"I'm sorry, do you speak English?". It must be the tenth time that I ask a local passerby this question, with the same result: Nobody understands me. All the confidence that has been growing, especially after the last few days in Malaysia, when I was all by myself, is now gone. Even the people who work at the Beijing Capital Airport did not understand me, but at least in airports you usually find other foreigners who speak English, like that Canadian couple that helped me to get to a station called Xidan. From there, the couple had to go another direction. "Yes, I will be fine from here", I said, not wanting to disturb them. And now here I am, by myself, lost somewhere in China's capital, in the midst of the journey of my life, where I am supposed to find myself, and I cannot even find a damn hostel!
"Excuse me, do you speak English?", I ask the next person, and he keeps walking. As I see kids coming back from school I realize that it is about to get dark. A tricycle driver waves at me. For a while I ignore him, because I am sure that he is going to overcharge me. Soon I realize that I don't have any alternatives. The taxi drivers won't understand me either and probably charge me much more. Even if the tricycle driver will greedily ask me for a couple of Euros, at least I have the chance to find a hostel or a place where people can speak English.
So, as I sit down on the tricycle, I try to explain to him what a hostel is. Of course he doesn't understand one word. But he continues driving, until we end up in a narrow alley, where I don't see anything that looks like a hostel or hotel. Instead, I see his friends waiting. The driver then asks me for 6000 Yen. "What? Are you crazy?" - That's like 50 Euro. Now I get angry and tell them that they can forget about it and signalize that I am ready to fight. The local tricycle drivers try to calm me down and are apparently amused. In the end they are fine with 200 Yen, on which I agree, because I am too exhausted, hungry and tired to discuss.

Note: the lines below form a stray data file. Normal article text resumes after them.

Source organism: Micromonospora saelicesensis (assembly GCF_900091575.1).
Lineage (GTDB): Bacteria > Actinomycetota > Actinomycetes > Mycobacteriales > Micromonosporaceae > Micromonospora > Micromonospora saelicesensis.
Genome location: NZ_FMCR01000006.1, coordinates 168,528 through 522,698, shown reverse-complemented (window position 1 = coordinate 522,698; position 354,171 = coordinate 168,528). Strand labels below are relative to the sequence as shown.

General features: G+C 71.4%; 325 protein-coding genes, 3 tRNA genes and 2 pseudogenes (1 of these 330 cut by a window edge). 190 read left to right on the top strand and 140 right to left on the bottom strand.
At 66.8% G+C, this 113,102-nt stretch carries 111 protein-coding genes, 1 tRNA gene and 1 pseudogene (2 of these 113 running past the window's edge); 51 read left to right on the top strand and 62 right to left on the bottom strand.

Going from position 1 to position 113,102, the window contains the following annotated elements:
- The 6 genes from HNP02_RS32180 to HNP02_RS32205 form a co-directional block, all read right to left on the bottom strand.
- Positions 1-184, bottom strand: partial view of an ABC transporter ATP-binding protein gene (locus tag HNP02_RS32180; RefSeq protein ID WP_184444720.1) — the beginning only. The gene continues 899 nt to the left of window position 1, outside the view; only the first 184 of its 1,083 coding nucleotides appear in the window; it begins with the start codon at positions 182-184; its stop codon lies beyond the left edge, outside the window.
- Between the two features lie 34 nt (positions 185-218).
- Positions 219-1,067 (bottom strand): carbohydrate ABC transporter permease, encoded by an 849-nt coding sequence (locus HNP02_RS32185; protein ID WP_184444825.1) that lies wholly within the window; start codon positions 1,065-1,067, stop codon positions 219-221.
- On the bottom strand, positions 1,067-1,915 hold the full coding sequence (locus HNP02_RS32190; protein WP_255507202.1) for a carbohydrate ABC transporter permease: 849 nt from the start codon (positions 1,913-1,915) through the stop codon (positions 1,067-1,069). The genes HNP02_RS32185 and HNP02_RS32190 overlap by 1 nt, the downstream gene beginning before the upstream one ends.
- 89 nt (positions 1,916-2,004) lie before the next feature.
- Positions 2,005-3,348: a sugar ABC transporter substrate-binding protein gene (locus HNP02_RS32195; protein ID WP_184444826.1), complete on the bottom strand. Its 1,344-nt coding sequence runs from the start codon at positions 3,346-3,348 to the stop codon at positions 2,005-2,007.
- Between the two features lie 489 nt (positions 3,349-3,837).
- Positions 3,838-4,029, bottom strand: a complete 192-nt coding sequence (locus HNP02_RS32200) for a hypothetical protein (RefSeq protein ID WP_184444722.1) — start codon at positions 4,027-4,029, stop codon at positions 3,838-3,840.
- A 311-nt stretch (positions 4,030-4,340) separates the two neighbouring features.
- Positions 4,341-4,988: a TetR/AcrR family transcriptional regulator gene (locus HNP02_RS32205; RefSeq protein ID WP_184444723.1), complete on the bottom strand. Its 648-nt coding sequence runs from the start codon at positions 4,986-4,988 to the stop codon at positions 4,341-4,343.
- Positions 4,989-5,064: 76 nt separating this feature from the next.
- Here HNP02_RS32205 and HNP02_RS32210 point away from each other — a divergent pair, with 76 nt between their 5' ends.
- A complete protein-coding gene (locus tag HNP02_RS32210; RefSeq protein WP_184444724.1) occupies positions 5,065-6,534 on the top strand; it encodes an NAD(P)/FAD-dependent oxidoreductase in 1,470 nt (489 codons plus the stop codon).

Back on the main street I uncomfortably try to sit down on my 25 kilogram luggage. It is already dark. In Kuala Lumpur, I found the hostel where I wanted to stay so easily. I didn't expect it to be a big deal here in Beijing either. The hostel where I was planning to stay here in Beijing is very close to the Forbidden City. Stupid me, I had no idea that the Forbidden City is that big, occupying 720000 square meters. Well, too late, I should better think about what to do now.
From the distance I see a Chinese man wearing a suit appearing out of nowhere. I have asked people here a dozen times now if they speak English, so I don't even bother to ask him. But the man keeps walking into my direction and keeps looking at me. As soon as he is close enough, he asks me in English: "Where are you going?" - "I need a hostel", I reply. The man immediately stops a taxi, asks me to get inside, enters the taxi as well and gives the driver some instructions. "What is your name?" - "Shahab, and yours?" - "Li Weng". After a couple of minutes we reach the Tiananmen Square, where we get off. Li Weng pays the taxi driver and carries my luggage until we reach a hostel. He goes inside with me, makes sure that I have checked in, gets a piece of paper and a pen, writes down his contact details and says: "If you need anything, call me" and disappears as fast as he came.
Very briefly I enter the dorm room that I have booked to drop my luggage. Here I see a Brazilian guy. "Hey, how are you doing?", I ask, but apparently, the Brazilian doesn't speak any English. Never mind, I get used to people not understanding me. Back at the reception, I order something to eat. While waiting to have dinner, I take a look around in what is only the second hostel where I am staying. How convenient these hostels are for travellers, I realize especially while looking at a wall that is filled with a lot of useful information, most notably a variety of tour offers. On each day of the week there is a different tour organized by this hostel. On one poster I see the one sight that is the main reason why I have come to China. It says "Simatai". The tour will begin tomorrow morning at five. Fortunately, at this hour I am still able to book the tour, although it is already past midnight.